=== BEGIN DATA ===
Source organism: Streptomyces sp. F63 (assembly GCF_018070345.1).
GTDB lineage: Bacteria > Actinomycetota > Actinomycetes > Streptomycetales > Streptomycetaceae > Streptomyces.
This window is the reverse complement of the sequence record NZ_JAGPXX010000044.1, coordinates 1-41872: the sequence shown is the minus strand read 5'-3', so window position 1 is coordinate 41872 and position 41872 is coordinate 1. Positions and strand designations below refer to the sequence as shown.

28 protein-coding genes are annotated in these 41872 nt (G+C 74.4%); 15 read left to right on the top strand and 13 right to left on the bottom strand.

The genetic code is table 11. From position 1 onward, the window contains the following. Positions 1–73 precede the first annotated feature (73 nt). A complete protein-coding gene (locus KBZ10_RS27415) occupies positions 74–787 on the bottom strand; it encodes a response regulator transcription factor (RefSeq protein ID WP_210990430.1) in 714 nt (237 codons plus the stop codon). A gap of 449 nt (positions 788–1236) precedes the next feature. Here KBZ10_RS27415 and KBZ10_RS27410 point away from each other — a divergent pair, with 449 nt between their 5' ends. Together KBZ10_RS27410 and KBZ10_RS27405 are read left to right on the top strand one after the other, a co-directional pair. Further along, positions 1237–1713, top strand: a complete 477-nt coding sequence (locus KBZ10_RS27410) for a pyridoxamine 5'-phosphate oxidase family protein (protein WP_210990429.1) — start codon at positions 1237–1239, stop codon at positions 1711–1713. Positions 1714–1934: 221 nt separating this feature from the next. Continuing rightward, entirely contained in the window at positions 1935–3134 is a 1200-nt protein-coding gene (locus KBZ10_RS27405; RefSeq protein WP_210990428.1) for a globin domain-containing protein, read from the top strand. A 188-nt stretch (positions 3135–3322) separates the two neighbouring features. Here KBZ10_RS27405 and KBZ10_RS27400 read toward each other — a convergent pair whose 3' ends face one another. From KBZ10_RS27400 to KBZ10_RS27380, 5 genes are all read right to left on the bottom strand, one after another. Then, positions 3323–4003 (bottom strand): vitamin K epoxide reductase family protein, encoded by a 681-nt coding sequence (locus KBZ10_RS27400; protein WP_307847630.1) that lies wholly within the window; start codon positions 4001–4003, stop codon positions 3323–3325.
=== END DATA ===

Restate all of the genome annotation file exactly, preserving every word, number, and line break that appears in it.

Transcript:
Source organism: Streptomyces sp. F63 (assembly GCF_018070345.1).
GTDB lineage: Bacteria > Actinomycetota > Actinomycetes > Streptomycetales > Streptomycetaceae > Streptomyces.
This window is the reverse complement of the sequence record NZ_JAGPXX010000044.1, coordinates 1-41872: the sequence shown is the minus strand read 5'-3', so window position 1 is coordinate 41872 and position 41872 is coordinate 1. Positions and strand designations below refer to the sequence as shown.

28 protein-coding genes are annotated in these 41872 nt (G+C 74.4%); 15 read left to right on the top strand and 13 right to left on the bottom strand.

The genetic code is table 11. From position 1 onward, the window contains the following. Positions 1–73 precede the first annotated feature (73 nt). A complete protein-coding gene (locus KBZ10_RS27415) occupies positions 74–787 on the bottom strand; it encodes a response regulator transcription factor (RefSeq protein ID WP_210990430.1) in 714 nt (237 codons plus the stop codon). A gap of 449 nt (positions 788–1236) precedes the next feature. Here KBZ10_RS27415 and KBZ10_RS27410 point away from each other — a divergent pair, with 449 nt between their 5' ends. Together KBZ10_RS27410 and KBZ10_RS27405 are read left to right on the top strand one after the other, a co-directional pair. Further along, positions 1237–1713, top strand: a complete 477-nt coding sequence (locus KBZ10_RS27410) for a pyridoxamine 5'-phosphate oxidase family protein (protein WP_210990429.1) — start codon at positions 1237–1239, stop codon at positions 1711–1713. Positions 1714–1934: 221 nt separating this feature from the next. Continuing rightward, entirely contained in the window at positions 1935–3134 is a 1200-nt protein-coding gene (locus KBZ10_RS27405; RefSeq protein WP_210990428.1) for a globin domain-containing protein, read from the top strand. A 188-nt stretch (positions 3135–3322) separates the two neighbouring features. Here KBZ10_RS27405 and KBZ10_RS27400 read toward each other — a convergent pair whose 3' ends face one another. From KBZ10_RS27400 to KBZ10_RS27380, 5 genes are all read right to left on the bottom strand, one after another. Then, positions 3323–4003 (bottom strand): vitamin K epoxide reductase family protein, encoded by a 681-nt coding sequence (locus KBZ10_RS27400; protein WP_307847630.1) that lies wholly within the window; start codon positions 4001–4003, stop codon positions 3323–3325.